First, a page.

With the government's continued emphasis on fee disclosure and transparency, pricing for defined contribution/401(k) plans will continue to fall for all vendors, including advisers.
Though less commoditized than recordkeepers and asset managers, advisers have to be ready to demonstrate their value to more discerning buyers and focus on ways to run their practice more efficiently, since they will be forced to service more plans for less money per plan. While it is rarely recommended that advisers sell on cost instead focusing on value, advisers who don't focus on ways to efficiently run their practices with an emphasis on the bottom line will struggle in the new, cost conscious, fee transparency, fiduciary focused DC market.
There are a number of simple ways to run internal operations more efficiently, including the following:
Outsourcing. There are many firms, including provider partners, that can perform non-core tasks for advisers at a cheaper rate while allowing the team to focus on more important matters. These tasks can include creating quarterly investment reports or scheduling appointments with prospects. Be careful not to outsource core tasks, though - those that separate you from the competition, like enrollment meetings.
Delegating. Most advisers are good at either prospecting or at managing client relations. Understanding your strengths allows you to focus on what you do best. Most successful advisers are good at generating new business, which means that they should have a strong team or person focused on managing clients. Some advisers are good at closing but not at generating new business. Advisers should never delegate important tasks like making the first meeting or keeping in touch with clients periodically.
Systems. Using technology, particularly software developed and maintained by a third party, can leverage an adviser and their team - especially when it comes to investment analytics, fee benchmarking, contact management and accounting systems, much of which can be subsidized through provider partners.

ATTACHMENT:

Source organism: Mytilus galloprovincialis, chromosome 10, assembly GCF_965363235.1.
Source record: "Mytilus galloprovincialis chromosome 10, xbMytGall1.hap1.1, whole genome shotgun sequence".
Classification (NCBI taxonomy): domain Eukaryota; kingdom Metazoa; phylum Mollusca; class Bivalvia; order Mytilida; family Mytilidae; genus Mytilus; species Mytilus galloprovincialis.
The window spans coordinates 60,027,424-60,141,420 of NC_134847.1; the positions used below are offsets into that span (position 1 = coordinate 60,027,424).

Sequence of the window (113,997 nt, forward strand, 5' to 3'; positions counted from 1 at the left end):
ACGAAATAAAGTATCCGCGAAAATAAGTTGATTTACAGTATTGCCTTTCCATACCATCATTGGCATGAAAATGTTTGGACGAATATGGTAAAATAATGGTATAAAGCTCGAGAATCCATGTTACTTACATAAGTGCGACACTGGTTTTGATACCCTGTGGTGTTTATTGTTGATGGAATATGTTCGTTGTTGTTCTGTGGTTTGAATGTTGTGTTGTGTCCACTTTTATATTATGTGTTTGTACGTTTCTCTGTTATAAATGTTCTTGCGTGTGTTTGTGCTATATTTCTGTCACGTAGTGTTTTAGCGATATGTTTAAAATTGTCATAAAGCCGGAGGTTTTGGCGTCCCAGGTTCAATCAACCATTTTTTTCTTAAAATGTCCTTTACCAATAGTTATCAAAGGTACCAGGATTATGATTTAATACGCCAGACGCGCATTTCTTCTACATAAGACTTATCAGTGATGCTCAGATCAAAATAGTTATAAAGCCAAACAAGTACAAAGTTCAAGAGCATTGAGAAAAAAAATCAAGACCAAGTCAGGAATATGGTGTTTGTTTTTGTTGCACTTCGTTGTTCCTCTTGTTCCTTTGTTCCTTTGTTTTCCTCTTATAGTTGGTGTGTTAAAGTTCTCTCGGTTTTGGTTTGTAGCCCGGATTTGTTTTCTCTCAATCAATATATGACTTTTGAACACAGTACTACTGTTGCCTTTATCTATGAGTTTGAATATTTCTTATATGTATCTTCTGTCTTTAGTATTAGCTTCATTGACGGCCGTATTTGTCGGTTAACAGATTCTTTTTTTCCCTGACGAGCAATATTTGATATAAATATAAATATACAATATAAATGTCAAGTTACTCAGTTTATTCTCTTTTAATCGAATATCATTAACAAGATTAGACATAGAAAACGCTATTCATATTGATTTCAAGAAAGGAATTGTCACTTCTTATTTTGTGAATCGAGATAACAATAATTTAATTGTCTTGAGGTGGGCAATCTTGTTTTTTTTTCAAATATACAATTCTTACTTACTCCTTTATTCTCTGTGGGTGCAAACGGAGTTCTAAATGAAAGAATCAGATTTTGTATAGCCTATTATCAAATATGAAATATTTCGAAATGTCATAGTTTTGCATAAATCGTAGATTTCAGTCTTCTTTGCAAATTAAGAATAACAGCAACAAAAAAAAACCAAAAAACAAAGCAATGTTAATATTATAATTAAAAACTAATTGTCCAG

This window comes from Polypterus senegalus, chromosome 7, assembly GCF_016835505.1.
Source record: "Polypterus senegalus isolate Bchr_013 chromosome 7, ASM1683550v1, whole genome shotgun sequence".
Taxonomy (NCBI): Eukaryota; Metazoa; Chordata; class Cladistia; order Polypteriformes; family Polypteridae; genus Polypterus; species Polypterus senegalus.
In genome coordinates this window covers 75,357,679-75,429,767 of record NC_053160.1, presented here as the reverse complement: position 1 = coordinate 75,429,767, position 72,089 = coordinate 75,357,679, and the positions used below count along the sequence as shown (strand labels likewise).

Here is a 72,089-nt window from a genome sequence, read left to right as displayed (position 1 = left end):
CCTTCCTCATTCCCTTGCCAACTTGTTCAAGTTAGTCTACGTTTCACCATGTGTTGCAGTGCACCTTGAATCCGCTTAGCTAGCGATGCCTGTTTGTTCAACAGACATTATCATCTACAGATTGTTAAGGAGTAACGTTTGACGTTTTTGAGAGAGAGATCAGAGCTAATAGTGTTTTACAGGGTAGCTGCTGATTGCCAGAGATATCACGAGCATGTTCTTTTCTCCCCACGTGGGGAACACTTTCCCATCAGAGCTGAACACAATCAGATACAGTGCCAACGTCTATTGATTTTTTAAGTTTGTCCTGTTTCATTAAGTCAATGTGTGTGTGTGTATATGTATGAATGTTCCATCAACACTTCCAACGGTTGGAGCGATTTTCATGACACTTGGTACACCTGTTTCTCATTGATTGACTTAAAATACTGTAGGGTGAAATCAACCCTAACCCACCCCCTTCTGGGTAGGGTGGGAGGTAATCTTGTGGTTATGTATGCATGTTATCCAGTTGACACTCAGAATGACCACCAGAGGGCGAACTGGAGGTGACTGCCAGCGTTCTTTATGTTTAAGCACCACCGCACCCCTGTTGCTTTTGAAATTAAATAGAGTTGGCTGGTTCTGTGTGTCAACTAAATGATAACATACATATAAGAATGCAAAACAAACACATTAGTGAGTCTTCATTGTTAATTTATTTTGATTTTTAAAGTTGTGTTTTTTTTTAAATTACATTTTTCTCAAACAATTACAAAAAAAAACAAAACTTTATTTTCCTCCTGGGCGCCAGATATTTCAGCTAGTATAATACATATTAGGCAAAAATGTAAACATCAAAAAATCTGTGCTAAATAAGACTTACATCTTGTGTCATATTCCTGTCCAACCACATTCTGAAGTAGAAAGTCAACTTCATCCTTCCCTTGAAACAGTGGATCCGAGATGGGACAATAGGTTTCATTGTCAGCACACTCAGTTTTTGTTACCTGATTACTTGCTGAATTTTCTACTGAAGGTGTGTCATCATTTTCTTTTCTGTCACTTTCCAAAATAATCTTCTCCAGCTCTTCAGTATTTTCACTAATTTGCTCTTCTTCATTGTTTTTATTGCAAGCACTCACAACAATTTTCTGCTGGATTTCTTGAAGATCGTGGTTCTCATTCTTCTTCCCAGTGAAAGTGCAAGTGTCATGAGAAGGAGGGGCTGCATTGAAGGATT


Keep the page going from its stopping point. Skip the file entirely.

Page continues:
Prospecting and business development is a key concern for all advisers. Without going into the various ways to acquire new clients, there are business models and techniques that the top DC advisers use, including:
Targeting. Don't go after every opportunity and don't chase long shots. Selecting prospects that meet an adviser's profile of the ideal client saves the time and agony of dealing with the wrong plans that take up a lot of resources without contributing to the bottom line. The most successful DC advisers close more than 60% of prospects (defined as a plan that the adviser has already met with, not a list of suspects) after three to four meetings. Though for some advisers this metric is aspirational, anything less means something is not right - wasting valuable time and resources on dry wells.
Leveraging partners and clients. Referrals are always the best source of prospects. Very few advisers create a network of other advisers and consultants, however, and even fewer ask clients for referrals. Many group benefits, wealth management and P&C advisers have clients who need a good retirement adviser. Under the right business model, these advisers would rather refer clients to a trusted adviser within a network than expose them to poaching competitors. Selling to other advisers personally, offering reciprocal prospecting opportunities and engendering trust to create a virtual total benefits solution are the keys to successful models.
Full service. Even if the DC adviser has other adviser partners, it is becoming more important to have a full service benefit shop to leverage all opportunities with clients, including group benefits, wealth management, financial planning or rollovers. Hiring the right people with the right expertise is one route, while mergers and acquisitions of other firms are becoming more common to leverage fixed costs and the capital required to grow a practice.
Operational and prospecting efficiencies are the keys to maximizing bottom line profits. This is obvious, but they also lead to a more subtle benefit. The most successful DC advisers have balance in their life - sleeping as many hours as they work; and spending time with family and friends, on hobbies and taking care of themselves.
Under the genre of "less is more," successful advisers will find that they can grow their practices and make more money while spending less time — if they have the right repeatable processes and select the right partners and clients.
Barstein is the founder and executive director of The Retirement Advisor University at the UCLA Anderson School of Management Executive Education. Reach him at Fred.Barstein@TRAUniv.com.
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